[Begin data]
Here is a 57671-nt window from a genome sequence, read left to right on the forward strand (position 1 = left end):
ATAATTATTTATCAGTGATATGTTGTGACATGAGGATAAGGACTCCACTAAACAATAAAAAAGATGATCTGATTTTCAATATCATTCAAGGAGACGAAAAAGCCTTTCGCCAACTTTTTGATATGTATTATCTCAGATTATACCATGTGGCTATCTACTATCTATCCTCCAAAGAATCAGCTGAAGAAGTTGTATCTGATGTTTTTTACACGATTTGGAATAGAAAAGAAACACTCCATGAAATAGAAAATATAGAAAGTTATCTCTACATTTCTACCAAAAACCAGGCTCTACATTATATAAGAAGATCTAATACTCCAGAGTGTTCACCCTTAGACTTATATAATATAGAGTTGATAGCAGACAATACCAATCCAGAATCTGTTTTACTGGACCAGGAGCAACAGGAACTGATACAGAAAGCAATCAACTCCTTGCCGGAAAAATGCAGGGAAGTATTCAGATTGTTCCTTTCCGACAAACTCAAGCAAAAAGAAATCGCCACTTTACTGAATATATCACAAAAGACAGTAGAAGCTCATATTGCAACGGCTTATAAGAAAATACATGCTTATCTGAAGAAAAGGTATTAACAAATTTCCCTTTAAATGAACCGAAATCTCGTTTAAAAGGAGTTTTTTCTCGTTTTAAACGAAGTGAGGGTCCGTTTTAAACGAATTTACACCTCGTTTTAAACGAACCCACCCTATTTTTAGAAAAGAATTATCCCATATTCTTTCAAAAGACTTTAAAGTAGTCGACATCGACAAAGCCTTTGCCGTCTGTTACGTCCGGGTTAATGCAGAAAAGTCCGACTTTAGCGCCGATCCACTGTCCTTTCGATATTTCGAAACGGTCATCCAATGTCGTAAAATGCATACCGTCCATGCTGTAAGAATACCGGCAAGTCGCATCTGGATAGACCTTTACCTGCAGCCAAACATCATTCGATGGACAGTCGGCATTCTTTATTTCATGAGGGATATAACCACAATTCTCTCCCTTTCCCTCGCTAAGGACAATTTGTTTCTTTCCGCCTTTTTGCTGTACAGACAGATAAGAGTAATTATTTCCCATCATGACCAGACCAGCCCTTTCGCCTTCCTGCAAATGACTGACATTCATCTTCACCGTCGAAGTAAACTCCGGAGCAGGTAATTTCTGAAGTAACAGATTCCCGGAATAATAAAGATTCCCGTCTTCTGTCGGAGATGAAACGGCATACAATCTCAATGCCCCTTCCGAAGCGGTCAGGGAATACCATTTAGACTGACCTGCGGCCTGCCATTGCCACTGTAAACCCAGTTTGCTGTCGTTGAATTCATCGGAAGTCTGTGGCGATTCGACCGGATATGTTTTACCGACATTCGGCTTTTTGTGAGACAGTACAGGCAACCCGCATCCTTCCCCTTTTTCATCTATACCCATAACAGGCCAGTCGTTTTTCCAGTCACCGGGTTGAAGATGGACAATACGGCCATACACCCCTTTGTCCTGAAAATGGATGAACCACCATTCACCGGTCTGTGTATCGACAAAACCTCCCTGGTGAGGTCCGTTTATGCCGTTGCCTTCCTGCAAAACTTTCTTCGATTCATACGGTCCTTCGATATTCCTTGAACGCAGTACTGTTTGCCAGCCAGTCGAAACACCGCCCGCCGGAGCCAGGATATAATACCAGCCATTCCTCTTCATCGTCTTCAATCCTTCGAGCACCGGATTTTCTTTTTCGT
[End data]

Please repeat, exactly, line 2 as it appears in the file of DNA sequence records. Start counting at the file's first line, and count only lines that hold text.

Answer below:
ATAATTATTTATCAGTGATATGTTGTGACATGAGGATAAGGACTCCACTAAACAATAAAAAAGATGATCTGATTTTCAATATCATTCAAGGAGACGAAAAAGCCTTTCGCCAACTTTTTGATATGTATTATCTCAGATTATACCATGTGGCTATCTACTATCTATCCTCCAAAGAATCAGCTGAAGAAGTTGTATCTGATGTTTTTTACACGATTTGGAATAGAAAAGAAACACTCCATGAAATAGAAAATATAGAAAGTTATCTCTACATTTCTACCAAAAACCAGGCTCTACATTATATAAGAAGATCTAATACTCCAGAGTGTTCACCCTTAGACTTATATAATATAGAGTTGATAGCAGACAATACCAATCCAGAATCTGTTTTACTGGACCAGGAGCAACAGGAACTGATACAGAAAGCAATCAACTCCTTGCCGGAAAAATGCAGGGAAGTATTCAGATTGTTCCTTTCCGACAAACTCAAGCAAAAAGAAATCGCCACTTTACTGAATATATCACAAAAGACAGTAGAAGCTCATATTGCAACGGCTTATAAGAAAATACATGCTTATCTGAAGAAAAGGTATTAACAAATTTCCCTTTAAATGAACCGAAATCTCGTTTAAAAGGAGTTTTTTCTCGTTTTAAACGAAGTGAGGGTCCGTTTTAAACGAATTTACACCTCGTTTTAAACGAACCCACCCTATTTTTAGAAAAGAATTATCCCATATTCTTTCAAAAGACTTTAAAGTAGTCGACATCGACAAAGCCTTTGCCGTCTGTTACGTCCGGGTTAATGCAGAAAAGTCCGACTTTAGCGCCGATCCACTGTCCTTTCGATATTTCGAAACGGTCATCCAATGTCGTAAAATGCATACCGTCCATGCTGTAAGAATACCGGCAAGTCGCATCTGGATAGACCTTTACCTGCAGCCAAACATCATTCGATGGACAGTCGGCATTCTTTATTTCATGAGGGATATAACCACAATTCTCTCCCTTTCCCTCGCTAAGGACAATTTGTTTCTTTCCGCCTTTTTGCTGTACAGACAGATAAGAGTAATTATTTCCCATCATGACCAGACCAGCCCTTTCGCCTTCCTGCAAATGACTGACATTCATCTTCACCGTCGAAGTAAACTCCGGAGCAGGTAATTTCTGAAGTAACAGATTCCCGGAATAATAAAGATTCCCGTCTTCTGTCGGAGATGAAACGGCATACAATCTCAATGCCCCTTCCGAAGCGGTCAGGGAATACCATTTAGACTGACCTGCGGCCTGCCATTGCCACTGTAAACCCAGTTTGCTGTCGTTGAATTCATCGGAAGTCTGTGGCGATTCGACCGGATATGTTTTACCGACATTCGGCTTTTTGTGAGACAGTACAGGCAACCCGCATCCTTCCCCTTTTTCATCTATACCCATAACAGGCCAGTCGTTTTTCCAGTCACCGGGTTGAAGATGGACAATACGGCCATACACCCCTTTGTCCTGAAAATGGATGAACCACCATTCACCGGTCTGTGTATCGACAAAACCTCCCTGGTGAGGTCCGTTTATGCCGTTGCCTTCCTGCAAAACTTTCTTCGATTCATACGGTCCTTCGATATTCCTTGAACGCAGTACTGTTTGCCAGCCAGTCGAAACACCGCCCGCCGGAGCCAGGATATAATACCAGCCATTCCTCTTCATCGTCTTCAATCCTTCGAGCACCGGATTTTCTTTTTCGT